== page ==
Is School Difficult for ELD Students?

Is School Difficult for ELD Students?
Posted on 04/25/2019

Staff Writer: Ammy Jensen


My name is Ammy, and I’m from Honduras, so I speak Spanish and English. I’ve been here in the United States for almost two years. I learned English with help from the teachers. It was hard for me to keep up with assignments and for teachers to teach me, but there is one teacher that always helps most by giving me extra work: Mrs. Danielewicz.  

Minelly Viera is my best friend. She is from Puerto Rico and came to the United States when she was in third grade. She learned a lot over the six years she has been here, but there are still words that she doesn’t know. “I learn a lot of English every day but I never will be able to speak perfectly, like an American." Allison Jensen, my sister, speaks better English than me; she began learning English in elementary school. When she came here, she was very shy, but the teachers helped her to show her knowledge.

  • “All kids who want to learn a new language, go for it! Don’t be shy to demonstrate what you [know].”
  • Mrs. Danielwicz works at Eagle View Middle School as an ELD teacher because she knows English is important. English Language Development (ELD) is the new term for ESL, since English may be the third or fourth language a student has learned, not just the second language they are learning. All of the classes are taught in English, and it is essential for the students to understand English. She loves all the languages, and she wants all the students to learn a new language.
  • “Languages open doors to new friendships and understanding,”Mrs.
  • Danielewicz says. “You can understand people's stories so much better when you know their language because some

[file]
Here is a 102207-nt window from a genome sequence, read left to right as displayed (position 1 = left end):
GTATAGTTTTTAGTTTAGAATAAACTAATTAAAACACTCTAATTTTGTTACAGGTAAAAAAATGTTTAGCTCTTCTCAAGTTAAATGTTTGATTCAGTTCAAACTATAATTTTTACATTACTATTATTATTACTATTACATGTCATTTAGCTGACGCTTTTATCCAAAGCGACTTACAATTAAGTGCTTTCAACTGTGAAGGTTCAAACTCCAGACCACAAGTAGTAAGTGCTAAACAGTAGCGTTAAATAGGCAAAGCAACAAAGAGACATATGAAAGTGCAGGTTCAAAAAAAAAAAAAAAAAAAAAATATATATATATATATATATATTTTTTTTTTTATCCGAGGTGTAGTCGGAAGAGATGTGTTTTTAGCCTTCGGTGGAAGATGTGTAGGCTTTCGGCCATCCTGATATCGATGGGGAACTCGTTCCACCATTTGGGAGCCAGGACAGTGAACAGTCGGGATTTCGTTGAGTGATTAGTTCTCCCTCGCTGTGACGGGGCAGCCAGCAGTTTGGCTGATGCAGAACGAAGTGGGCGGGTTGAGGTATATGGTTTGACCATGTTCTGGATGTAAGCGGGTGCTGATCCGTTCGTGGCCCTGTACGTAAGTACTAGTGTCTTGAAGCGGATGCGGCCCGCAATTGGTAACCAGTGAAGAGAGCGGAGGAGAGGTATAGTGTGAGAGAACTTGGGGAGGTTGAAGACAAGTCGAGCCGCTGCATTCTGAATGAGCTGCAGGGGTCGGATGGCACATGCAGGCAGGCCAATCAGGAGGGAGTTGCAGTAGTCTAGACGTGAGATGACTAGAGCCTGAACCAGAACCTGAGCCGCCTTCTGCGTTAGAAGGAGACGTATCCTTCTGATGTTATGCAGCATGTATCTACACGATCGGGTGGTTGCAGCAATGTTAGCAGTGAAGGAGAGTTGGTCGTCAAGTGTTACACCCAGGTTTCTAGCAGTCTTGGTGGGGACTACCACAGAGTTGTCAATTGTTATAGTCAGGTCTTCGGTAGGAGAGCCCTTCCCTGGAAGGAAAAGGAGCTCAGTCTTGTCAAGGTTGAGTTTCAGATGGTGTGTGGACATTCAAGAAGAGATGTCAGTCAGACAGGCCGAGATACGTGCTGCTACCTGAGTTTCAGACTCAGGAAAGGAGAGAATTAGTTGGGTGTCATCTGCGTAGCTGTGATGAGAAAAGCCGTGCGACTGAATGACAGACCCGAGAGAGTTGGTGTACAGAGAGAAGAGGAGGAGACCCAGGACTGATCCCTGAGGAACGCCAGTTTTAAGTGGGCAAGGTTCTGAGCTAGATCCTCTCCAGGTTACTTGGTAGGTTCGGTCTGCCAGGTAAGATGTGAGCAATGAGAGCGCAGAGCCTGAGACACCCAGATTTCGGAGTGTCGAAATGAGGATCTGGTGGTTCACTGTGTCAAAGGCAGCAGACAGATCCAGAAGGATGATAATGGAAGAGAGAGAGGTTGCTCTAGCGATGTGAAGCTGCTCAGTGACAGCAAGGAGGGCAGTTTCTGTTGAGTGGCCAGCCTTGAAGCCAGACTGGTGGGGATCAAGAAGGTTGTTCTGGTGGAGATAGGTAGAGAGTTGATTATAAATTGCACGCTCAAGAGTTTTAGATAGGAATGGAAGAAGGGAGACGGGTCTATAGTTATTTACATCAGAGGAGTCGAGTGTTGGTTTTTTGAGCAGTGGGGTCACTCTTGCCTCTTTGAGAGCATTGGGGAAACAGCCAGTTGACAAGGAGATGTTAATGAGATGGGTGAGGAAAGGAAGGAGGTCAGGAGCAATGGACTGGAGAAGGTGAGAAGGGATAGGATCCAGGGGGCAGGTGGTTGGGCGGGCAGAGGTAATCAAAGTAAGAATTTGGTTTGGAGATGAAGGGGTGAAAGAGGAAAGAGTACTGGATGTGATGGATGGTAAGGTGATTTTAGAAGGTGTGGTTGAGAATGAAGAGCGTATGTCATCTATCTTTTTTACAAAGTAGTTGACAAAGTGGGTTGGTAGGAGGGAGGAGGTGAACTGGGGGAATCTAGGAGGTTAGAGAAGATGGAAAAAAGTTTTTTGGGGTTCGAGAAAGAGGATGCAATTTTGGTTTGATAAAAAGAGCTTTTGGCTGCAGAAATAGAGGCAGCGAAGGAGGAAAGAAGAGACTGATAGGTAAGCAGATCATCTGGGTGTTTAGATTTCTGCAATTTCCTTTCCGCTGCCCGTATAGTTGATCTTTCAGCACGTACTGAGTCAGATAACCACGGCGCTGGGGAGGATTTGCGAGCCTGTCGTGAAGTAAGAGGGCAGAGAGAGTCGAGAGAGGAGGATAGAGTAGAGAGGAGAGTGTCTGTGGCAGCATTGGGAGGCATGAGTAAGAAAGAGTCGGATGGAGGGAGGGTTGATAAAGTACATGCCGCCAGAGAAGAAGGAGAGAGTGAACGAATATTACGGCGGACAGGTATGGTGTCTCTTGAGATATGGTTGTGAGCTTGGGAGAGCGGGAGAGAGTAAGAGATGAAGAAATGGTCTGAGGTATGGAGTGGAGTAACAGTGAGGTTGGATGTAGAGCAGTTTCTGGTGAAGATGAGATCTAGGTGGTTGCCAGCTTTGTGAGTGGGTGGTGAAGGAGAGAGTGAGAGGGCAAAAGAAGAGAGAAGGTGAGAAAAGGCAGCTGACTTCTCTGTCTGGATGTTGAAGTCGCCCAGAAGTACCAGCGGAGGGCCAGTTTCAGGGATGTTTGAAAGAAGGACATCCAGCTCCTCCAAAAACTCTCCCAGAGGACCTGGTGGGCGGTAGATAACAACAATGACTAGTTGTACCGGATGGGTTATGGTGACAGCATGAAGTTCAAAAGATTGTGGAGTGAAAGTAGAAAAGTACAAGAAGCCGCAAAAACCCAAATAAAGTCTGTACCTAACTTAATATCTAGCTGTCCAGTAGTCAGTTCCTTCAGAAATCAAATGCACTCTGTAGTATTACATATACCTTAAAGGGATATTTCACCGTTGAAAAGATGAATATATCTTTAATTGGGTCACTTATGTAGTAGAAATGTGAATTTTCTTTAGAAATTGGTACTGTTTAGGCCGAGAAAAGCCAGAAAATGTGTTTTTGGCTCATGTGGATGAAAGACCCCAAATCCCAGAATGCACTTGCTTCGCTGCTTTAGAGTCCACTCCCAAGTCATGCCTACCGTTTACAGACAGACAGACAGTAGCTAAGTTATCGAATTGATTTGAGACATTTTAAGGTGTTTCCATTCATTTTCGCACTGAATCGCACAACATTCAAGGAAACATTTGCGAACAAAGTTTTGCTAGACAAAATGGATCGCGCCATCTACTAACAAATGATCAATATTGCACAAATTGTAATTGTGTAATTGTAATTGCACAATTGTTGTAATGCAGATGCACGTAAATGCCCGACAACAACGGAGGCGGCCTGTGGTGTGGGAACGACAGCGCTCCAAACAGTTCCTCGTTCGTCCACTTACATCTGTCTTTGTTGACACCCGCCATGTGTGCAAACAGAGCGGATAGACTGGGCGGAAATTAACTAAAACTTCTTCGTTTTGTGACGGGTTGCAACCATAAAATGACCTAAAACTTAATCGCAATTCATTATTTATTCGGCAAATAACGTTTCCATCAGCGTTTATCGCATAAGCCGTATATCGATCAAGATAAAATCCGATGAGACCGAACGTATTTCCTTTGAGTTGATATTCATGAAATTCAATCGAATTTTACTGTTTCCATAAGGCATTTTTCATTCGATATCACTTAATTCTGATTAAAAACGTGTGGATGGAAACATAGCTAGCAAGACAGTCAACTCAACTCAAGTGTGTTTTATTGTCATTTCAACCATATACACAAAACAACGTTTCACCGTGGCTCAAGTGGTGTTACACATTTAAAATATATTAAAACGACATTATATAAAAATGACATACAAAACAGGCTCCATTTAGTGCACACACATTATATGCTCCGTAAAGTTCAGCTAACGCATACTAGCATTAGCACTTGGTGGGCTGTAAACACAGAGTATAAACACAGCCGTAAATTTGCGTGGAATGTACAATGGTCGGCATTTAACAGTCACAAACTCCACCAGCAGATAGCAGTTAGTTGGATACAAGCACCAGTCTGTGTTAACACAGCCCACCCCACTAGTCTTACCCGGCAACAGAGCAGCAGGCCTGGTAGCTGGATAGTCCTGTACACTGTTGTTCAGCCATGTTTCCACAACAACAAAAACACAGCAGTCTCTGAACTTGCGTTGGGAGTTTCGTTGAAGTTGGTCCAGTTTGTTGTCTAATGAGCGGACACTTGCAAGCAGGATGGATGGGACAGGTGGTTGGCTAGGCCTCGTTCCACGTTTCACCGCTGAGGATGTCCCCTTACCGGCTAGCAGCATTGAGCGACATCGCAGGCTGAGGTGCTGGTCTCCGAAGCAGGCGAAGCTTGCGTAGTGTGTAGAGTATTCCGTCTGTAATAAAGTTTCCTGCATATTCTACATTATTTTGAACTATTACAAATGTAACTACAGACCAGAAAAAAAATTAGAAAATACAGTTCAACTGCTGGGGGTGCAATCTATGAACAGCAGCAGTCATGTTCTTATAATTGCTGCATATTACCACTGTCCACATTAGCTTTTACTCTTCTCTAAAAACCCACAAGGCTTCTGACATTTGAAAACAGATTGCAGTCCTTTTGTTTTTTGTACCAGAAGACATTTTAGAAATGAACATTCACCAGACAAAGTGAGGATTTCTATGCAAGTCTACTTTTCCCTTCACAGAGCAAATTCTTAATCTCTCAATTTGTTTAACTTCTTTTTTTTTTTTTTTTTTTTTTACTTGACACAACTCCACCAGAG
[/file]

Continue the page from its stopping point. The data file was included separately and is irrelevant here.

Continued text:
• things just don’t translate the same.”

The reason why we, the ESL students, get the extra help we need is because it is given by the teachers who make the classes fair for everyone. Everyone gets what they need to help them understand what they must to learn.

“With the help that I need, I’m able to learn more; it is not difficult,” according to Allison Jensen Vasquez, a sixth grader at Eagle View.


Teachers help the students when they don’t understand by giving extra work, so they can earn the points they lost. When we have vocabulary quizzes, they are sometimes in math, reading, and science. We can write the vocabulary in Spanish or any other language to create a bilingual dictionary. The teachers sometimes don’t ask ESL students questions if they don’t want to. During FLEX in ESL, when students have already finished their homework, they can go to the ELD classroom and learn more vocabulary. Every week in ELD class, we have vocabulary development, and we also have to read extra material at RAZ- PLUS, a program that helps you understand another language. It is a great learning experience.


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